Thames Water: To attract investors, pollution fines must be limited

Thames Water said that it would need to make regulatory changes, including a limit on pollution fines as well as an increase in allowed returns, to convince shareholders to inject the much-needed equity to the debt-laden company.

To stabilize its finances, the utility has asked investors, including sovereign wealth funds, pension funds and private equity firms, to inject over £2.5bn in equity. The utility is also asking the regulator Ofwat to approve a 40% increase in bills for customers by 2030.

Thames Water stated that the equity injections would be conditional upon the regulator agreeing to a “material increase in the permitted rate of return”.

The company also stated that it needed an agreement regarding the “maximum amount of penalties” we could incur. It received a £100mn penalty last week for failures in performance, but faces court cases and other penalties that could have a heavy impact on profitability. It said in a press release that it was “actively negotiating the changes with regulator”.

Thames Water has said that without the equity injection, it will not be able deliver its £18bn (£18m) business plan. This covers expenditures between 2025 and 3030.

These demands show the fragility of Britain’s largest privatised utility. The company faces higher financing costs for its £16bn in debt as well as public protests over sewage leaks and overflows. Sarah Bentley, the chief executive of the company, resigned in June amid concerns about its financial stability. The government has prepared contingency plans in case of a temporary renationalisation.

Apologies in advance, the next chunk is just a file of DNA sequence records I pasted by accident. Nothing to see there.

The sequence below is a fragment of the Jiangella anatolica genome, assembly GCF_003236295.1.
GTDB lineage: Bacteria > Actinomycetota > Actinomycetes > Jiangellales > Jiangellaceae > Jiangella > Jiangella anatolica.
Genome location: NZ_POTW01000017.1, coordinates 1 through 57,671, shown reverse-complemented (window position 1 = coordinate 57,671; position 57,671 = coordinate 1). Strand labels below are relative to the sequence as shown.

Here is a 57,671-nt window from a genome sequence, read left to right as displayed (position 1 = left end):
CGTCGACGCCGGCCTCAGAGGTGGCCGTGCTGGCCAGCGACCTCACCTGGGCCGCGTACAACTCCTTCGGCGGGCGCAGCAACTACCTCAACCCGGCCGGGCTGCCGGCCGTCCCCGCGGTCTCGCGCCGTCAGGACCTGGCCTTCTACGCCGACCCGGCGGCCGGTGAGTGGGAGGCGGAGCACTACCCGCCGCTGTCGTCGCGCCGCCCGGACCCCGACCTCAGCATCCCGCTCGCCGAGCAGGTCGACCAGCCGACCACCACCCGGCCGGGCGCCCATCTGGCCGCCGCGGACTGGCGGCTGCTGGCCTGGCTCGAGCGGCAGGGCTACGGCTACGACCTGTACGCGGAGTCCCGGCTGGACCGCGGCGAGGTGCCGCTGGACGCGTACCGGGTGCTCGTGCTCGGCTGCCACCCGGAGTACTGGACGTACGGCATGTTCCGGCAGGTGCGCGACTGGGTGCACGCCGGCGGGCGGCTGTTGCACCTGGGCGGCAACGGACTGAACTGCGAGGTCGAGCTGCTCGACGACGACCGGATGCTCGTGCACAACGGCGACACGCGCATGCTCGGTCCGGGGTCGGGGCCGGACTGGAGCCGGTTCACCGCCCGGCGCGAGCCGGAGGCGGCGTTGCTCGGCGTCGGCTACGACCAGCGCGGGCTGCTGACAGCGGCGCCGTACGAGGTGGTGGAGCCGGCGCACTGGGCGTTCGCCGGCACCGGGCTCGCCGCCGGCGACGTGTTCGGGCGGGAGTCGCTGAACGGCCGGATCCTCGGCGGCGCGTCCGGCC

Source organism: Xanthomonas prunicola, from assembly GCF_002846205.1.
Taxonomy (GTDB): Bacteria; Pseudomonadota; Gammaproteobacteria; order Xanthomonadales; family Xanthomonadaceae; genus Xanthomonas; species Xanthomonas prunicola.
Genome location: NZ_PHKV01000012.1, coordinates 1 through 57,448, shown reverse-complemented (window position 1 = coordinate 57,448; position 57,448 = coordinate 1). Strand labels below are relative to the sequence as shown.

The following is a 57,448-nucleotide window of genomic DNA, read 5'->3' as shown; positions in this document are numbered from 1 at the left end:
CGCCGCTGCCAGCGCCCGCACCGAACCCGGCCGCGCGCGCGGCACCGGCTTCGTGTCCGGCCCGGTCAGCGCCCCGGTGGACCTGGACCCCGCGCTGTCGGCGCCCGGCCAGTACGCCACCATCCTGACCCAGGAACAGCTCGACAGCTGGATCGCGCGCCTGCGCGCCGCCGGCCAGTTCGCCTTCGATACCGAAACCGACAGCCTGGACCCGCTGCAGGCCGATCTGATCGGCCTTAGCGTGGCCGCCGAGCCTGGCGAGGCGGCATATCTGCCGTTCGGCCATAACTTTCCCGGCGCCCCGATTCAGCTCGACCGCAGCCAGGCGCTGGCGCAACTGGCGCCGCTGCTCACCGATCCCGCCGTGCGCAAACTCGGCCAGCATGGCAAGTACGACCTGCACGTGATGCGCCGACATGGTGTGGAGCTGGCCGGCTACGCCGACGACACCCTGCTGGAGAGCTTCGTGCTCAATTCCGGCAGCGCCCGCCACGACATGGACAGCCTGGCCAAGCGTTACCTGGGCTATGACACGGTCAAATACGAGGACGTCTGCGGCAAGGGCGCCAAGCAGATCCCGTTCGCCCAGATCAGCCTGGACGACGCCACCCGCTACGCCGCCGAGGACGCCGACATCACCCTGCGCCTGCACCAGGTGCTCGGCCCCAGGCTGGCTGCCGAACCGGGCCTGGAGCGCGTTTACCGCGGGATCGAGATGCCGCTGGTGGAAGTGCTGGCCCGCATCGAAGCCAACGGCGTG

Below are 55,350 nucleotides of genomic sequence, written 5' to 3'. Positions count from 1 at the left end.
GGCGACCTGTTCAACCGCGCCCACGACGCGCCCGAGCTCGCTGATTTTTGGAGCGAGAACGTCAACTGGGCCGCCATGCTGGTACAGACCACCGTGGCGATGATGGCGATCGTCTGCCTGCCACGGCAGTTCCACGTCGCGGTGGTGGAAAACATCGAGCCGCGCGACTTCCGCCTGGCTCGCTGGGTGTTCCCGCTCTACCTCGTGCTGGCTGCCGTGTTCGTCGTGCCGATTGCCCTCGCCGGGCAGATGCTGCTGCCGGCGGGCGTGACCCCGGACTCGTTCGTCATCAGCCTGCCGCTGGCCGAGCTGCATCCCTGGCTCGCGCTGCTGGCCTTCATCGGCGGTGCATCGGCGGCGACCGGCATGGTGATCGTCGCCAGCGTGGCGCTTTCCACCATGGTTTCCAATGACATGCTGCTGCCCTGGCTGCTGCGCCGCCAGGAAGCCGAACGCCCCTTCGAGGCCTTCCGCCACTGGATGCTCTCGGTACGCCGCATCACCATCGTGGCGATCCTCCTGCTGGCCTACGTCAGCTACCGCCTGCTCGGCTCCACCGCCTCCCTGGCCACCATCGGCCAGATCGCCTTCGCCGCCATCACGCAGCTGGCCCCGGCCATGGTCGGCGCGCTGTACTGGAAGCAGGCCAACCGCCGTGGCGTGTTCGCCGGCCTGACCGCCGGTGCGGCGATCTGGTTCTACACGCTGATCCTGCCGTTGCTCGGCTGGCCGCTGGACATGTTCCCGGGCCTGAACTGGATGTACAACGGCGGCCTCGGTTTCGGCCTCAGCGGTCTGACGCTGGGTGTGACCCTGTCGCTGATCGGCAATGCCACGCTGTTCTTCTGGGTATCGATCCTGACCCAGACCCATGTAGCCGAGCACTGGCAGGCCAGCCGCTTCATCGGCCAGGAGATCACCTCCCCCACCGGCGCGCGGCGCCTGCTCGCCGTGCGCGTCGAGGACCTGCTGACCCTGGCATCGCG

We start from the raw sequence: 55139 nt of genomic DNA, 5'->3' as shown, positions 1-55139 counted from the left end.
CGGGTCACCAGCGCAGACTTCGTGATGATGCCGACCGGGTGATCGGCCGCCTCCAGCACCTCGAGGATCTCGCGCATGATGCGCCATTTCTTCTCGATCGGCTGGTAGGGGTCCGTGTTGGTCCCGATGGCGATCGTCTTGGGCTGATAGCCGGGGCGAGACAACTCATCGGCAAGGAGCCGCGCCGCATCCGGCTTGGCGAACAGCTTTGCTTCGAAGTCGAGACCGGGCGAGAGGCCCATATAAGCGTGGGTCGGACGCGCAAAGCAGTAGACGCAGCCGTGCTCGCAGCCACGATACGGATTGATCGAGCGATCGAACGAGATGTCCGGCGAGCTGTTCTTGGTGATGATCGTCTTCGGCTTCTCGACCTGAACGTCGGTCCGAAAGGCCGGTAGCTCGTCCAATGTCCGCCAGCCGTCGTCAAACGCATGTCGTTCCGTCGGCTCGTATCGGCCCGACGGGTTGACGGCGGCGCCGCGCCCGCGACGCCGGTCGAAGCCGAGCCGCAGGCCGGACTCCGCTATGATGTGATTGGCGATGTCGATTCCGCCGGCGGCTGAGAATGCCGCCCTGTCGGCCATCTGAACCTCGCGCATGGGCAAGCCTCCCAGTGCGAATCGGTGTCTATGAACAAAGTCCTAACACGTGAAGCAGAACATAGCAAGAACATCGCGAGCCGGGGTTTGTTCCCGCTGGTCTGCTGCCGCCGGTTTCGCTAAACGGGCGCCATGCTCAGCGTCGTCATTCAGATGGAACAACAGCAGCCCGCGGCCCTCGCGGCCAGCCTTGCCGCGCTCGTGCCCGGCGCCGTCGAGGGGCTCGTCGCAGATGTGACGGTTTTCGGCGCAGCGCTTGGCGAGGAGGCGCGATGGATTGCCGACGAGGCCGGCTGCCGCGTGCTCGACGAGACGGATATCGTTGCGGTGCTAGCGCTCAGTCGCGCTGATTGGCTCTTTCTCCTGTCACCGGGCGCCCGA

Concerns have also grown about the other UK water companies. Over half of the estimated £60bn debt for this sector is linked to inflation. S&P’s rating agency has a negative outlook on the ratings of three quarters of water companies, despite a slight reduction in interest rate pressures over recent months.

Thames Water warned in its Business Plan that the infrastructure, such as water pipes and treatment plants for sewage, was aging and vulnerable. It would have to spend more money on repairs. This means that there is less money available to invest in improvements.

In March of this year, the company reported that it received only £500mn from shareholders. In July, the company announced that investors had agreed to contribute £750mn in next year subject to certain conditions. It also said it required a further £2.5bn by shareholders.

The pension fund Omers was its largest shareholder, and it wrote down its Thames Water stake by 30% last year. This raised concerns about investors’ willingness or inability to invest more money into the company.

Ofwat stated: “Companies now have laid out their plans and how they plan to deliver them, as well as the return they believe their investors should get.” This is just the beginning of the process. We will now examine and test these plans.

“We will review all plans and compare them. The initial assessment will be made public in May/June, with the final decision being made in December 2024.

Thames Water stated: “Our plans aim to deliver what our customers told us were their priorities.”

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